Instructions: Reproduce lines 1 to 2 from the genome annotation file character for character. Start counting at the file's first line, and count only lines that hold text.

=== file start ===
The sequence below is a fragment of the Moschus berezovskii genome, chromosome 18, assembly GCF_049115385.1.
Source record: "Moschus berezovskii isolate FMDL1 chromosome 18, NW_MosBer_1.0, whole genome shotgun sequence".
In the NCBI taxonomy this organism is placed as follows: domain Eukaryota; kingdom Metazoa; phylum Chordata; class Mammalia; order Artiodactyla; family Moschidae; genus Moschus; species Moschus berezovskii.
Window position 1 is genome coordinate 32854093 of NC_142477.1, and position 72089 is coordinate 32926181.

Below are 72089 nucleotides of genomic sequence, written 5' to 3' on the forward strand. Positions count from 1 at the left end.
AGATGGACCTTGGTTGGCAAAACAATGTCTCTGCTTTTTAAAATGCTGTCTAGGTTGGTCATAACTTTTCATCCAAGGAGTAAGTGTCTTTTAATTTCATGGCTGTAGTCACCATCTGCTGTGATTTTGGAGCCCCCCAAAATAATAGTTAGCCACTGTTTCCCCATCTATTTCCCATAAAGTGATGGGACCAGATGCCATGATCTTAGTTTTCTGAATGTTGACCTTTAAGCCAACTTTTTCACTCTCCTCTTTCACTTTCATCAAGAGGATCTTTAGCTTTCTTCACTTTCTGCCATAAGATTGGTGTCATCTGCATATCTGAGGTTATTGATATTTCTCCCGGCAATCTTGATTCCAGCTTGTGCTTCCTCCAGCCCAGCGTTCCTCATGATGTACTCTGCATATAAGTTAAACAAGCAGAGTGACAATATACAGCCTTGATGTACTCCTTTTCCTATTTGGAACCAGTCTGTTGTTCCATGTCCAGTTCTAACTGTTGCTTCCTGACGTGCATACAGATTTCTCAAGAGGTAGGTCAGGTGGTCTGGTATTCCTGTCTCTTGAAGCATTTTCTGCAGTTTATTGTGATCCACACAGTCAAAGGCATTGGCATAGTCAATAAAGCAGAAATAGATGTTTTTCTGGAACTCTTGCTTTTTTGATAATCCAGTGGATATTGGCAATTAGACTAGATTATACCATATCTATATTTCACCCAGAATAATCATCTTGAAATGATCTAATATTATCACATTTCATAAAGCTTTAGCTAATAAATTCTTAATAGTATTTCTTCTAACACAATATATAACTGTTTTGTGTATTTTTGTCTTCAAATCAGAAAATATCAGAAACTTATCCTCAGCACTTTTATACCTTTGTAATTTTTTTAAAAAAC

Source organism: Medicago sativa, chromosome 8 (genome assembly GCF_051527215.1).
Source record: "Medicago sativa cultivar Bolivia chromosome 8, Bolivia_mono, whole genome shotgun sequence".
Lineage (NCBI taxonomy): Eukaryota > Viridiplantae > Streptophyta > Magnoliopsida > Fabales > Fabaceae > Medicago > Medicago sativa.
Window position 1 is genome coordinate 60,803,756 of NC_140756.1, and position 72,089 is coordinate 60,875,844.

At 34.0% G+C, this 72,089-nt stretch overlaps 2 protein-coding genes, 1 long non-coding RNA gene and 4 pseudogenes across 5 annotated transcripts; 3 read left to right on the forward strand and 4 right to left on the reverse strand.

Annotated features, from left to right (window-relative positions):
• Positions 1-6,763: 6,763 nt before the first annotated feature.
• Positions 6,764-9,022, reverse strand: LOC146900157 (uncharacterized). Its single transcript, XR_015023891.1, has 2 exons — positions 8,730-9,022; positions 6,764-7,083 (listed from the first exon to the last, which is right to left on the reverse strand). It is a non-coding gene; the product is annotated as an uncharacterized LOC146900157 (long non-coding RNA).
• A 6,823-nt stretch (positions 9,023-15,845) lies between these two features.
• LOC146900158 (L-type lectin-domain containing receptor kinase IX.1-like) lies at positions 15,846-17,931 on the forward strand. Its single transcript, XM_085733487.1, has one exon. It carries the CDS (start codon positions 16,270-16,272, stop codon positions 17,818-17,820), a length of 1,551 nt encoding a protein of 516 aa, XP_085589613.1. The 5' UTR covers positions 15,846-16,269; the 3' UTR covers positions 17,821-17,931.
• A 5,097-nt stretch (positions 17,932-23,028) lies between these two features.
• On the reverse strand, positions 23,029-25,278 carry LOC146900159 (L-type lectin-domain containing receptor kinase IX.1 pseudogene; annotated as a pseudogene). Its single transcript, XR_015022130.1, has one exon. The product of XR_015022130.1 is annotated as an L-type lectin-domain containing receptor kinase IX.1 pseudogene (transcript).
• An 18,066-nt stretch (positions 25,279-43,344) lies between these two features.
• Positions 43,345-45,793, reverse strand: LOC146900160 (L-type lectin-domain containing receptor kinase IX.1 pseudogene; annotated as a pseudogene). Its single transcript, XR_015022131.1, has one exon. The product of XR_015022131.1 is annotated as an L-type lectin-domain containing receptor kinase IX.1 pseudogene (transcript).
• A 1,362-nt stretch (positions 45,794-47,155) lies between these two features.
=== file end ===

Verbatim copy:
The sequence below is a fragment of the Moschus berezovskii genome, chromosome 18, assembly GCF_049115385.1.
Source record: "Moschus berezovskii isolate FMDL1 chromosome 18, NW_MosBer_1.0, whole genome shotgun sequence".